Monthly Archives: May 2012

Gideon Rachman

Image via brookings.edu When Barack Obama entered office four years ago, many of the inmates of the Brookings Institution – Washington’s most venerable think-tank – moved across town to work for the new administration.

On the foreign policy side, the ex-Brookings people who joined Obama included Ivo Daalder (ambassador to Nato), Philip Gordon (assistant secretary of state for Europe), Jim Steinberg (deputy secretary of state, via the University of Texas) Jeff Bader (head of Asia at the NSC) and Jeremy Shapiro (policy planning at the State Department).

So a Brookings study of the Obama administration’s foreign policy is – to some extent – an inside job. The three Brookings-based authors of “Bending History: Barack Obama’s Foreign Policy” know their subject intimately. This has both merits and problems. On the plus side, Bending History is easily the most comprehensive and balanced study to date of Obama’s record as a foreign-policy president. On the minus side, the authors (Martin Indyk, Kenneth Lieberthal and Michael O’Hanlon) have a slight tendency to pull their punches. Still, given that so much political debate in Washington is now partisan shrieking, an excess of civility is a pardonable sin. Read more >>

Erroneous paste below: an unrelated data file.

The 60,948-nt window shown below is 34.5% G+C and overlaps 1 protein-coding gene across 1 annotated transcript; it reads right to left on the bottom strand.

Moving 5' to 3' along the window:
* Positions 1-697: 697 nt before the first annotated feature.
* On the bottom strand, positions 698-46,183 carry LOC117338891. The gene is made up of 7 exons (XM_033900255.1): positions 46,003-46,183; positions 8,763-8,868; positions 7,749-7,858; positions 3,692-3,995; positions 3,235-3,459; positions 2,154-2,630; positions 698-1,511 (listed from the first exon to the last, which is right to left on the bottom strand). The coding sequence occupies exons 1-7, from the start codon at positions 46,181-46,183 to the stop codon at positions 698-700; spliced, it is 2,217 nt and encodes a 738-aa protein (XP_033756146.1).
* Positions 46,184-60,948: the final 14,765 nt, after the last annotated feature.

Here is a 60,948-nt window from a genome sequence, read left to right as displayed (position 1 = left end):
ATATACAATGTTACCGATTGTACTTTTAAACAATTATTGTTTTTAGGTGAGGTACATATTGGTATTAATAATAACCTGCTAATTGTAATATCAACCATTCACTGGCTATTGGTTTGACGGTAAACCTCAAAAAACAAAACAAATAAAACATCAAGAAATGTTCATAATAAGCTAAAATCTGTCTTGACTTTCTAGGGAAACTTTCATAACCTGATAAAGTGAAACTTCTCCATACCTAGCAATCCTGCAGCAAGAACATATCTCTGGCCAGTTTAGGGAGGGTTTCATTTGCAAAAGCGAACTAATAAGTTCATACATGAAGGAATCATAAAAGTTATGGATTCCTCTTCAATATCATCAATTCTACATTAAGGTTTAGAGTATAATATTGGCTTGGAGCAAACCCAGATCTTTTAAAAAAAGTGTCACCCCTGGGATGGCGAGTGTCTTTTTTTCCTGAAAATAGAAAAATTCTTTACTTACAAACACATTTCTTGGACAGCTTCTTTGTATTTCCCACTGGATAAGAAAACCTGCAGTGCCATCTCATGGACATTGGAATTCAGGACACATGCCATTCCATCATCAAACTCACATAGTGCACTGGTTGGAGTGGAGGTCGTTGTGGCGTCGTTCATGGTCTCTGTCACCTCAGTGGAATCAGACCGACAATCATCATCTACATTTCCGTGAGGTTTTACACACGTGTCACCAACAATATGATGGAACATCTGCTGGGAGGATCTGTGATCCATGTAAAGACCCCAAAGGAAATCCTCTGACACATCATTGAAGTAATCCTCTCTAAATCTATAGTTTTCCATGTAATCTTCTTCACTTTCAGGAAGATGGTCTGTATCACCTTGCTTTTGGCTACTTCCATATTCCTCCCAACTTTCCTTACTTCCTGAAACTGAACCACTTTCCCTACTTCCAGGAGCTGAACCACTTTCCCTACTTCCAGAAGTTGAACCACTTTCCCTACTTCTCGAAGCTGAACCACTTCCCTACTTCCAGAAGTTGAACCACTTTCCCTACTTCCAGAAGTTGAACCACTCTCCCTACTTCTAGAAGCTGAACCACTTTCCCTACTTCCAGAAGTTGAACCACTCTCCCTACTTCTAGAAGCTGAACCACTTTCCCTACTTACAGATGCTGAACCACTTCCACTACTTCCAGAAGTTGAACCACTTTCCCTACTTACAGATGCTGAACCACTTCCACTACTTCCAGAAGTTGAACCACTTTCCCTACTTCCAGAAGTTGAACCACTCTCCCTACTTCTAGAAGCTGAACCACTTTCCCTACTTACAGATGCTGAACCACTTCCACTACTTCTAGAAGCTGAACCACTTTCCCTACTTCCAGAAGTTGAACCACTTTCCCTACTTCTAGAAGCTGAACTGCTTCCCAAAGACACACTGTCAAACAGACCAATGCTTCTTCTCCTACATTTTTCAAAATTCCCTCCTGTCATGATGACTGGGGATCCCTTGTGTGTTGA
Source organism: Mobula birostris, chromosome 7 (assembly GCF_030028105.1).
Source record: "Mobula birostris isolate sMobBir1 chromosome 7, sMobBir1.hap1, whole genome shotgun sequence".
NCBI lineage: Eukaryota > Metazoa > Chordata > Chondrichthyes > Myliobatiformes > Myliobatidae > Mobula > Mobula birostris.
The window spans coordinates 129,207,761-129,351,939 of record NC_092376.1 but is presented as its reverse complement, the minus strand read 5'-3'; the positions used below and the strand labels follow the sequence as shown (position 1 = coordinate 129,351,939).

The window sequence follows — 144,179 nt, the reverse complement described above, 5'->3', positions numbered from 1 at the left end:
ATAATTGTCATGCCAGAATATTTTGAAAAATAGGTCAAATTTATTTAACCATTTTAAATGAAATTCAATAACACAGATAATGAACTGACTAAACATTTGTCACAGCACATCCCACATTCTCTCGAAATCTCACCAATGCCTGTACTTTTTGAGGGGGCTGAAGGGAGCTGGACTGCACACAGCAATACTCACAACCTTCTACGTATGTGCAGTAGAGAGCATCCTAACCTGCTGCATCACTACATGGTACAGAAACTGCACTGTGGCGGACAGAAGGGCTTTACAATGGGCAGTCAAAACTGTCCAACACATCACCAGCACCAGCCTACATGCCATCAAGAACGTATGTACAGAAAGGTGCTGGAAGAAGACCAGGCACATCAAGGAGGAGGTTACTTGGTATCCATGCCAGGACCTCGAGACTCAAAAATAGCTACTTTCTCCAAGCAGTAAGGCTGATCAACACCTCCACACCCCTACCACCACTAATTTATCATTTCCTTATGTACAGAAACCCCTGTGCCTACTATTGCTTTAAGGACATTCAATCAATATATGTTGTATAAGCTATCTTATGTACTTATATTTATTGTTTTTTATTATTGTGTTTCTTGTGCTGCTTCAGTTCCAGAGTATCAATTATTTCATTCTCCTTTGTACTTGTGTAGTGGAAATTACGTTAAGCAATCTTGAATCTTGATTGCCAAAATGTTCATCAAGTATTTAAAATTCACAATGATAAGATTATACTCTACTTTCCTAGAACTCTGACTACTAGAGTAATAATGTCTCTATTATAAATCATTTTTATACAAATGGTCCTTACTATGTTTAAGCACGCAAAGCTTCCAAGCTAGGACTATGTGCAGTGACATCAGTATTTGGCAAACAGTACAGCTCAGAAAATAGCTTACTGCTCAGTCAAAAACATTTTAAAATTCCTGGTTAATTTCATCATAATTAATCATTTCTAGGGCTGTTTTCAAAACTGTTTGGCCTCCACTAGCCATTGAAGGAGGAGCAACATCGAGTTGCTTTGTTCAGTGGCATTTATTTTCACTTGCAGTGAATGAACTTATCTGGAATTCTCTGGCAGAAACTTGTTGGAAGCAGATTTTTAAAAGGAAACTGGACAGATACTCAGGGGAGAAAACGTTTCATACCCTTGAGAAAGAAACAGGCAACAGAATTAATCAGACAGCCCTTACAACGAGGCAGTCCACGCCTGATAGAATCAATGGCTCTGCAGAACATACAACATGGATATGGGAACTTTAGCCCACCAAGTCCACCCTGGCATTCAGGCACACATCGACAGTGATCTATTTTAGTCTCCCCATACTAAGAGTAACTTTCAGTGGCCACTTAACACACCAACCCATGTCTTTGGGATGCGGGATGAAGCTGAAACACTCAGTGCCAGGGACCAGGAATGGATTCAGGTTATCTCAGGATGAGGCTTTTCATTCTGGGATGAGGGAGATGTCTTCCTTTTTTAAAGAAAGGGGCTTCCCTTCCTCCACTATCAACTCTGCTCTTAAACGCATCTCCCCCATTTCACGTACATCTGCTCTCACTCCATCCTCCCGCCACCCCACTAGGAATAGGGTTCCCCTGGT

John Paul Rathbone

Should Argentina, with its cavalier approach to economic policy, still have a place in the G20?

The debate is starting to generate heat, if not yet light. On May 11, Richard Lugar, the most senior Republican member of the US Senate foreign relations committee, introduced a non-binding “sense of Congress” resolution that calls on the US to suspend Argentina given its “outlaw behaviour”. This behaviour includes, most recently, Buenos Aires’ nationalisation of Spanish oil company Repsol’s stake in YPF, manipulation of inflation statistics, refusal to submit to an IMF review, and failure to comply with dozens of World Bank international settlement disputes. Read more >>

Gideon Rachman

Ecstasy and agony: UK PM David Cameron, US President Barack Obama, German Chancellor Angela Merkel, European Commission President José Manuel Barroso and French President François Hollande watching the European Champions League final between Chelsea and Bayern Munich. Photo PA

Angela Merkel has not had a good weekend. She was close to being isolated at the Group of Eight summit. Barack Obama, François Hollande and David Cameron all ratcheted up the pressure on Germany to go for “growth” in Europe. This the Germans suspect, with some reason, is code for pouring more German money into southern Europe, tolerating higher inflation and monkeying around with European Central Bank independence.